Girish Karnad, the multifaceted genius, passed away on June 10th, 2019. He left a great legacy of plays, movies and a whole lot of literary treasure behind him, to be cherished by coming generations.
Girish’s name evokes kindred feelings in the mind of the commoner. He was seen as a literary playwright, but was also a brilliant screenplay writer and actor. Though he was a Konkani speaking man, he considered Kannada his mother tongue and wrote his works basically in that language. He was primarily known as a man who reinvented Indian mythology into a sort of retelling of legends in his plays like Hayavadana, Nagamandala and Yayati.
Girish collaborated with the best of Indian new wave cinema directors. Be it working with Shyam Benegal, Satyadev Dubey, B.V. Karanth or Govind Nihalani on co writing the screenplay, Girish Karnad excelled in every department of filmmaking. He was an important cog in the wheel of the new wave movement of Hindi cinema in the 1970s.
Girish Karnad did his post graduation at the University of Oxford and returned to India to pursue his passion of writing plays and being a part of serious theatre. In the process, he interacted with great Indian playwrights like Satyadev Dubey, Vijay Tendulkar and Vishnu Sakharam Khandekar.
Girish Karnad: His stint in cinema
Karnad was primarily a playwright and an occasional actor. Shyam Benegal used Karnad to effect in his realistic cinema, starting from Nishant (1975,) where Karnad played the helpless school teacher whose wife is abducted by the local politician’s son, who lusts for her.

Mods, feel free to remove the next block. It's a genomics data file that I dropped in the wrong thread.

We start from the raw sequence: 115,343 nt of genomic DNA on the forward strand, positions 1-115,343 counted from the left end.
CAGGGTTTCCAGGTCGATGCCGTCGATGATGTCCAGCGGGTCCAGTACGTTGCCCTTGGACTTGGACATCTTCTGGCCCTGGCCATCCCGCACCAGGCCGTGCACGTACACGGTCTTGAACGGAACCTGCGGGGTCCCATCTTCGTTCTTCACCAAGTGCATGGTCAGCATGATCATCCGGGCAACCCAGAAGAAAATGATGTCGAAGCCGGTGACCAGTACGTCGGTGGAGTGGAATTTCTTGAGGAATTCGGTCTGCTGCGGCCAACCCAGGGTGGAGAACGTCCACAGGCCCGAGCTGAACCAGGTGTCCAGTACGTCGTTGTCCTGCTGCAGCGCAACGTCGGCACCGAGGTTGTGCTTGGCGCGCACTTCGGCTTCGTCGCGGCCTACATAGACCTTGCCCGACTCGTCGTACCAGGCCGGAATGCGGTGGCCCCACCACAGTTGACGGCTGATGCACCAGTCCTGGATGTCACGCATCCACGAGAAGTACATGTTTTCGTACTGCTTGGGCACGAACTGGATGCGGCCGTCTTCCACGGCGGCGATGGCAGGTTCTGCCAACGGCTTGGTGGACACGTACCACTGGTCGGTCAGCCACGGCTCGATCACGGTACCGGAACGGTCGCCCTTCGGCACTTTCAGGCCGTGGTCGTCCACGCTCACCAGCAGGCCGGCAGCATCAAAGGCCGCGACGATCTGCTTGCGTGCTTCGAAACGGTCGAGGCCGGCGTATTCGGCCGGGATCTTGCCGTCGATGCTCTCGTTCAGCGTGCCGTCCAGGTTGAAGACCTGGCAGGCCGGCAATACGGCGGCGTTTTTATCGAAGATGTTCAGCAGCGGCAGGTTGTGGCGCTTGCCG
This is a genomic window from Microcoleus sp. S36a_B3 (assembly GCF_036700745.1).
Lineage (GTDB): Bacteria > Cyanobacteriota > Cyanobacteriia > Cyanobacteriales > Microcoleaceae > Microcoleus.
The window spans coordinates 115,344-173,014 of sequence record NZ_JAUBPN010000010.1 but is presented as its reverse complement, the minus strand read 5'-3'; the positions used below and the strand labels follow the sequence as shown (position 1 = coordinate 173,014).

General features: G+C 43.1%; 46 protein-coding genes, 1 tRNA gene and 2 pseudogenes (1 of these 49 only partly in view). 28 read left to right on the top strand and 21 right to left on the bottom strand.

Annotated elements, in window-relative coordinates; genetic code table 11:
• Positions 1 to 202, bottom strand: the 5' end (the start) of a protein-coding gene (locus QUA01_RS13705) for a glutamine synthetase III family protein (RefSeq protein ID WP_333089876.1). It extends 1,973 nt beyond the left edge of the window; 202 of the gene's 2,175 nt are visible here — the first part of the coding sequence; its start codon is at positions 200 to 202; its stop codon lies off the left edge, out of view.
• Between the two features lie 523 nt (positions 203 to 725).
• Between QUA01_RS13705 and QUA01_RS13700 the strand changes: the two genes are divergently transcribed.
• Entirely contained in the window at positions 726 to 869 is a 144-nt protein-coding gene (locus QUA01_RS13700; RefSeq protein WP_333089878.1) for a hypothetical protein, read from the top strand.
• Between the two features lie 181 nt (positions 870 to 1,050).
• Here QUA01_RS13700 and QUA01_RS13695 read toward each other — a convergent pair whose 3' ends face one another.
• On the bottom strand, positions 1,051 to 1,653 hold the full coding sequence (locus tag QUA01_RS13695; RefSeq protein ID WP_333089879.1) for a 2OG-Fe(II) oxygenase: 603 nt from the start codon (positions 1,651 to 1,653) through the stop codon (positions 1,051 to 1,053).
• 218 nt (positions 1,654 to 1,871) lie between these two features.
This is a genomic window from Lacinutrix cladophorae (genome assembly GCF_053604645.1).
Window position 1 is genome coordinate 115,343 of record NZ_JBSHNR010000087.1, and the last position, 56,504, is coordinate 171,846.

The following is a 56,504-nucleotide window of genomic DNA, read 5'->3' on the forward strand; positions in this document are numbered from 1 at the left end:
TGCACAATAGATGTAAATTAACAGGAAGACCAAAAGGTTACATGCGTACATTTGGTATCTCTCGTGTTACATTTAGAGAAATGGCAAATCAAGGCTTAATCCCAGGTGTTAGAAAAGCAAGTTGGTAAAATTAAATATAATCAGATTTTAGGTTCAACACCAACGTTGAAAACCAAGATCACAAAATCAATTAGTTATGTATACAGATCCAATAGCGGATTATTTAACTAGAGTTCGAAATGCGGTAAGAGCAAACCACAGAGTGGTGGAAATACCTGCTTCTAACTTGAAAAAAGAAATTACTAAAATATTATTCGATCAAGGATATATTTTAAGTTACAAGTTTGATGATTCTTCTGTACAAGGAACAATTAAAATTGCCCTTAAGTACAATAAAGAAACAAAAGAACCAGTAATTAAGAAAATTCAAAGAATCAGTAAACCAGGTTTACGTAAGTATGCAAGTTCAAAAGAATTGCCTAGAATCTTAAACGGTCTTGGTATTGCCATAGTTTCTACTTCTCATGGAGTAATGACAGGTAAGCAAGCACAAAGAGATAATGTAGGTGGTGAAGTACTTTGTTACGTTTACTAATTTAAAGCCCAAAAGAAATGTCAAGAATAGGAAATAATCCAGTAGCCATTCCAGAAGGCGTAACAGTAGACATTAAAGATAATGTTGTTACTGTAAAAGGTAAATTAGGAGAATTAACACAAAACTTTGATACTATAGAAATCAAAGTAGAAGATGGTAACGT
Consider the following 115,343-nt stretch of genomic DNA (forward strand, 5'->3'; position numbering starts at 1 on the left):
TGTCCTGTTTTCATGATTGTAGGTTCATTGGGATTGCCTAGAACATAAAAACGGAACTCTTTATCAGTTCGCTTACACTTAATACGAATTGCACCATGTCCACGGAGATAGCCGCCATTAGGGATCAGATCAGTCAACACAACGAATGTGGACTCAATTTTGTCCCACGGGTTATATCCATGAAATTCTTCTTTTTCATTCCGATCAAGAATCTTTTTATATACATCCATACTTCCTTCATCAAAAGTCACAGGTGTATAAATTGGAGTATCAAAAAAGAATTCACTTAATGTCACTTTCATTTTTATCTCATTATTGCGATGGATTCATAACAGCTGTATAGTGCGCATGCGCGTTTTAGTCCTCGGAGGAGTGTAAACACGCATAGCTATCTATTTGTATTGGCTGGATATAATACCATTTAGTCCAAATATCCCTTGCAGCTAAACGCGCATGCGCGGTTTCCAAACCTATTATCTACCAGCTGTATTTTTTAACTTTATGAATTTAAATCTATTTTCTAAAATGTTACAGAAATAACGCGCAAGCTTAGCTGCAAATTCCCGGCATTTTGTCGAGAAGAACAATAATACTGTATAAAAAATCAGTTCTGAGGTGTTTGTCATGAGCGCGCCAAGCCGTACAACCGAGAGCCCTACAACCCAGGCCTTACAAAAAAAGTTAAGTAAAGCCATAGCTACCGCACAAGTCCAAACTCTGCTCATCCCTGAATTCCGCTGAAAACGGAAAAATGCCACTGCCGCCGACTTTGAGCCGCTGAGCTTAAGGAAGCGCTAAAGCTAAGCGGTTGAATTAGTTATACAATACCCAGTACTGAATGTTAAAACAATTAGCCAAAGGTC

Then, Benegal followed it up with the iconic Manthan (1976,) a film based on the monumental efforts of India’s white revolution man, Verghese Kurien. Girish Karnad played the part of Kurian in this movie which was funded by dairy workers.
Girish Karnad made his monumental contribution to the field of arts through parallel cinema. The screenplay he wrote for his Kannada movie Kaadu (1973) and the role he played in adopting U.R. Ananthamurthy’s great novel Samskara in cinema in 1970 is worth mentioning.
The scripts of Bhumika and Kondura (Anugraham in Telugu, the only Telugu film of Shyam Benegal) were well crafted and well received by both film buffs and critics as well.
However, the greatest quality in Karnad was, he adapted to the changing times of cinema and looked at it as a wholesome medium. Girish Karnad acted in Telugu, Tamil, Marathi and Hindi films, apart from his mother language, Kannada. Apart from receiving the Jnanpith Award for his position as a playwright, he also proved to be a mature actor in movies.
At this time of grief, we can only thank Girish Karnad for his lifetime contribution to the Indian arts arena, be it theater, films or writing.
Thank you for everything, Dr. Karnad! May your soul rest in peace.